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Homes

Architect Babu Cherian’s holiday home in Kozhikode is a timeless wonder of vernacular architecture in a green oasis

JUN 30, 2020 | By Aneesha Bhadri
Statement pillars at the entrance have been designed by Babu Cherian and handcrafted by artisans from the temple town of Guruvayoor in Kerala; Photographs courtesy Babu Cherian
The living room is furnished with antique teak furniture sourced from old traditional homes all across Kerala. it is complemented by a warm palette of reds, browns and burgundy; Photographs courtesy Babu Cherian
A small dining space adjoining the living room is situated next to teak stairs that lead to the upper level; Photographs courtesy Babu Cherian
The master bedroom houses a traditional cot and antique teak furnishings, Photographs courtesy Babu Cherian
A guest bedroom reveals an intricately carved four poster bed covered in vibrant traditional textiles; Photographs courtesy Babu Cherian

Ammanpuri, Sanskrit for “a place of peace”, is a home in the truest and most wholesome sense of the word. It is a getaway from a frenetic city life and a base to return to after a holiday—a place to rejuvenate as well as wind down.

Sheltered in the burgeoning green lands of Kozhikode, the holiday home is architect Babu Cherian’s private residence. “Having had the opportunity to take up the dual role of both, architect and client, I believe I have been successful in creating a home that would possess a continuity between spaces, from its natural surroundings to its built structure, while at the same time possessing a sense of privacy and peace,” says Cherian.

A close-up view of the pillars at the entrance designed by Babu Cherian and handcrafted by artisans; Photographs courtesy Babu Cherian

The 2,400 sq ft home has belonged to Cherian for over a decade, who has retained its vernacular design, so no structural changes were needed. A stone paved car port leads to the entrance foyer, skirting verdant landscape on one side. The arresting pillars at the entrance embody the spirit of the structure and what it stands for. These statement pillars have been designed by him and handcrafted by artisans at the temple town of Guruvayoor in Kerala.

Cherian wanted the house to embody vernacular architecture and chose a palette rich in timber and stone for this; Photographs courtesy Babu Cherian

Lying just beyond the carved wooden double door, the living room is furnished with antique teak furniture sourced from old traditional homes  across Kerala. A small dining space opens out to a verandah overlooking a courtyard, which takes cues from classic Balinese courtyards.

A guest bedroom with an intricately carved traditional cot, a small pantry and utility spaces make up the ground floor. Teak stairs lead to the upper level, which houses the master bedroom with another intricately designed traditional cot, a balcony overlooking the court and an entertainment zone.

These wooden pillars have been redesigned by the architect himself and handcrafted by artisans at a temple town called Guruvayoor in Kerala; Photographs courtesy Babu Cherian

“I believe the evocative formal language in Ammanpuri sought inspiration from the traditional forms and indigenous Kerala architecture. Ammanpuri is evidence of the fact that an invigorating pursuit of traditional archetypes can produce a graceful and totally engaging residence,” says Cherian.

The theme of the space is an alluring narrative of vernacular meets European. While its exteriors reflect a traditional Kerala style architecture, the interiors revel in Victorian and Georgian styles.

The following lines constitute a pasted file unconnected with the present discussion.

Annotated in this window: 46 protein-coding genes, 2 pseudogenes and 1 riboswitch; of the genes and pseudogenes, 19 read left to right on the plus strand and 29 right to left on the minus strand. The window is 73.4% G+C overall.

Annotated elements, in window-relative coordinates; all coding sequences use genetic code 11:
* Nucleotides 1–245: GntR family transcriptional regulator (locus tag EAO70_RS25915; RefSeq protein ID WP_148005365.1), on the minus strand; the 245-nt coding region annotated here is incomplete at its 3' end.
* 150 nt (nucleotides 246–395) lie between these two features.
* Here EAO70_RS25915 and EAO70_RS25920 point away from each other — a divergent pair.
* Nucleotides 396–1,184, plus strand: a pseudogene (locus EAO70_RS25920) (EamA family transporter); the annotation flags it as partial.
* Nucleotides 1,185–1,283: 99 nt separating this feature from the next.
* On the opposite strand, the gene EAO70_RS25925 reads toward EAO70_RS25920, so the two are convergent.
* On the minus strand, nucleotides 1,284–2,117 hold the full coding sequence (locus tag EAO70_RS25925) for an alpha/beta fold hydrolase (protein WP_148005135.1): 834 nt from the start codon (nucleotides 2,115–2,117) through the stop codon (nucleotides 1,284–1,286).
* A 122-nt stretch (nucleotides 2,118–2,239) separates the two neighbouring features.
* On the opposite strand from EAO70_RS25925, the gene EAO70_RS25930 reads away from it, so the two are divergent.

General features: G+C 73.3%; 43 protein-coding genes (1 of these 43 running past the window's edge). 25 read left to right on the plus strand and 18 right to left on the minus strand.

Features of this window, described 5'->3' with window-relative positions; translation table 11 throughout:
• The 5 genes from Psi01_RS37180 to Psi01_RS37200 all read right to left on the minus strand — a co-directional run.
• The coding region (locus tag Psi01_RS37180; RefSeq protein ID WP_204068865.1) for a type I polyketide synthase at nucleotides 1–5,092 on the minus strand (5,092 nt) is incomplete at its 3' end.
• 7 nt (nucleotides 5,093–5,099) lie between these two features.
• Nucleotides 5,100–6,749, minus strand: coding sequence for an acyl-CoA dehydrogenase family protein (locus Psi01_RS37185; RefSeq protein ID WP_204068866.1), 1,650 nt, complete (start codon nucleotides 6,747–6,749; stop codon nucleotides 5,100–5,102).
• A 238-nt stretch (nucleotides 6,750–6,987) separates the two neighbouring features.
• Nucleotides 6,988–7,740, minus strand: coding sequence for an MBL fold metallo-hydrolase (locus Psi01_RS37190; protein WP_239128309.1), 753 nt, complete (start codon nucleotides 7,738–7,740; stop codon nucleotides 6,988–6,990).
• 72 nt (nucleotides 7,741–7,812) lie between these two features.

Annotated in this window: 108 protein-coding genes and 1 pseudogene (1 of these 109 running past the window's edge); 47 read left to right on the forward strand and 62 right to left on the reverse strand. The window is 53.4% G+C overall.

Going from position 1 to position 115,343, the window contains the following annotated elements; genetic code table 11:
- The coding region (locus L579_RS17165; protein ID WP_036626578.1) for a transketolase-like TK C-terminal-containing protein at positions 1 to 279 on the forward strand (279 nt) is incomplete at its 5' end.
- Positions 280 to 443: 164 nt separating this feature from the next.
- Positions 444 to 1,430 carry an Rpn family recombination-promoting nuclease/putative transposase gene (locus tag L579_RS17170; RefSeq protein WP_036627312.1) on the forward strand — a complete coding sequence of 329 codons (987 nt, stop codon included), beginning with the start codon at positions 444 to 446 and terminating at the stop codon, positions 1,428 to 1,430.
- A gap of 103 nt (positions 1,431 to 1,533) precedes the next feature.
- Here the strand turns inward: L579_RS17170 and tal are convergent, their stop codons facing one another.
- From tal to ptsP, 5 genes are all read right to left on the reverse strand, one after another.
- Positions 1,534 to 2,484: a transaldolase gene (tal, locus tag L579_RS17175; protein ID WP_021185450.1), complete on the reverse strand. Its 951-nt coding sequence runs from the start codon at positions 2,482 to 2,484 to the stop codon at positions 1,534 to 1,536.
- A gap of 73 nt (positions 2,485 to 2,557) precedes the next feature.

Vernacular elements like timber, traditional accessories and indigenous flora are seen throughout the space and are complemented by European influences; Photographs courtesy Babu Cherian

Cherian stay true to the geographical and cultural context, and opted for a rich material palette of timber and stone, which, in a sense, helps bind the structure to its natural habitat. Warm hues such as reds, browns and burgundy sync with the raw materiality of the interiors. Lighter tones enliven the interiors while highlighting the stunning pieces of furniture on display.

The house is replete with derivatives from local vernacular. The form and detailing pay homage to the vernacular architectural style of Kerala. Traditional elements such as the eave board, mukhappu, makudam and charupadi have been reproduced here and superimposed with modernist sensibilities.

The interiors are furnished with antique teak furniture sourced from old traditional homes all across Kerala; Photographs courtesy Babu Cherian

The courtyard, another important element of Kerala architecture, is also reimagined. This alfresco area brings in sunlight, rain, breeze and a feeling of open and fluid connectedness with the interior zones. “It is definitely one of my favourite spaces, where I can just kick back and relax while enjoying my moment of peace with nature,” smiles Cherian.

A classic white palette brings out the timelessness of teak furniture and indigenous decoratives scattered around the villa; Photographs courtesy Babu Cherian

“With an unceasing love for Kerala and a thirst for reviving the past, I believe my architecture is in essence a contribution to the future through a tribute to the past. I enjoy creating homes that follow traditionalist concepts and detailing, while including modernist sensibility; homes that are suited for today’s lifestyle yet also having a sense of warmth and connection to its natural environs,” says Cherian.

Detailed shot of the antique teak furniture sourced from old traditional homes in Kerala; Photographs courtesy Babu Cherian

“I believe it is the attention to detail and craftsmanship seen in this residence that truly reflects my signature style, be it with the skillfully constructed stable sloping roofs or the rich material palette that portrays a sense of old world charm,” concludes the architect.